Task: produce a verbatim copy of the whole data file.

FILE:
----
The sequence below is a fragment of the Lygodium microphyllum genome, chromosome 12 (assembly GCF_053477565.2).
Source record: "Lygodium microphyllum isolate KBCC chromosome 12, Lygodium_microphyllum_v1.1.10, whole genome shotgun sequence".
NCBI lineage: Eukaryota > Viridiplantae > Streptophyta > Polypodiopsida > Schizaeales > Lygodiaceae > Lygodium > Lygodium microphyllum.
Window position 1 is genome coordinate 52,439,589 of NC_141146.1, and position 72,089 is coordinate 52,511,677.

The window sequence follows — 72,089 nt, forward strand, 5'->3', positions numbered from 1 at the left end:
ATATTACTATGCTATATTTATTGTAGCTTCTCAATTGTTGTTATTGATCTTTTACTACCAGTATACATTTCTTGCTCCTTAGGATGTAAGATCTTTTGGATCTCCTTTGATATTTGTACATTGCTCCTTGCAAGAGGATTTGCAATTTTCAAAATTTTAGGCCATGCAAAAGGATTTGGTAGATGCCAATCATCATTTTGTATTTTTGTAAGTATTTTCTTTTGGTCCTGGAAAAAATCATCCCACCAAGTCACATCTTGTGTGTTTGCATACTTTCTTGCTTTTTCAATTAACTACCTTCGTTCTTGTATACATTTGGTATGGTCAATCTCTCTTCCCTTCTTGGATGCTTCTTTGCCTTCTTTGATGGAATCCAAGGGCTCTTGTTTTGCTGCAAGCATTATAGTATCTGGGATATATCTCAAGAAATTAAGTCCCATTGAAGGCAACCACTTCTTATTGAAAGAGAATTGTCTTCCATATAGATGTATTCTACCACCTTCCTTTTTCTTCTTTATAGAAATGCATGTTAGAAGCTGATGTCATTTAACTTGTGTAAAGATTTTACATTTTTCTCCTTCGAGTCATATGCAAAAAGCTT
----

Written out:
The sequence below is a fragment of the Lygodium microphyllum genome, chromosome 12 (assembly GCF_053477565.2).
Source record: "Lygodium microphyllum isolate KBCC chromosome 12, Lygodium_microphyllum_v1.1.10, whole genome shotgun sequence".
NCBI lineage: Eukaryota > Viridiplantae > Streptophyta > Polypodiopsida > Schizaeales > Lygodiaceae > Lygodium > Lygodium microphyllum.
Window position 1 is genome coordinate 52,439,589 of NC_141146.1, and position 72,089 is coordinate 52,511,677.

The window sequence follows — 72,089 nt, forward strand, 5'->3', positions numbered from 1 at the left end:
ATATTACTATGCTATATTTATTGTAGCTTCTCAATTGTTGTTATTGATCTTTTACTACCAGTATACATTTCTTGCTCCTTAGGATGTAAGATCTTTTGGATCTCCTTTGATATTTGTACATTGCTCCTTGCAAGAGGATTTGCAATTTTCAAAATTTTAGGCCATGCAAAAGGATTTGGTAGATGCCAATCATCATTTTGTATTTTTGTAAGTATTTTCTTTTGGTCCTGGAAAAAATCATCCCACCAAGTCACATCTTGTGTGTTTGCATACTTTCTTGCTTTTTCAATTAACTACCTTCGTTCTTGTATACATTTGGTATGGTCAATCTCTCTTCCCTTCTTGGATGCTTCTTTGCCTTCTTTGATGGAATCCAAGGGCTCTTGTTTTGCTGCAAGCATTATAGTATCTGGGATATATCTCAAGAAATTAAGTCCCATTGAAGGCAACCACTTCTTATTGAAAGAGAATTGTCTTCCATATAGATGTATTCTACCACCTTCCTTTTTCTTCTTTATAGAAATGCATGTTAGAAGCTGATGTCATTTAACTTGTGTAAAGATTTTACATTTTTCTCCTTCGAGTCATATGCAAAAAGCTT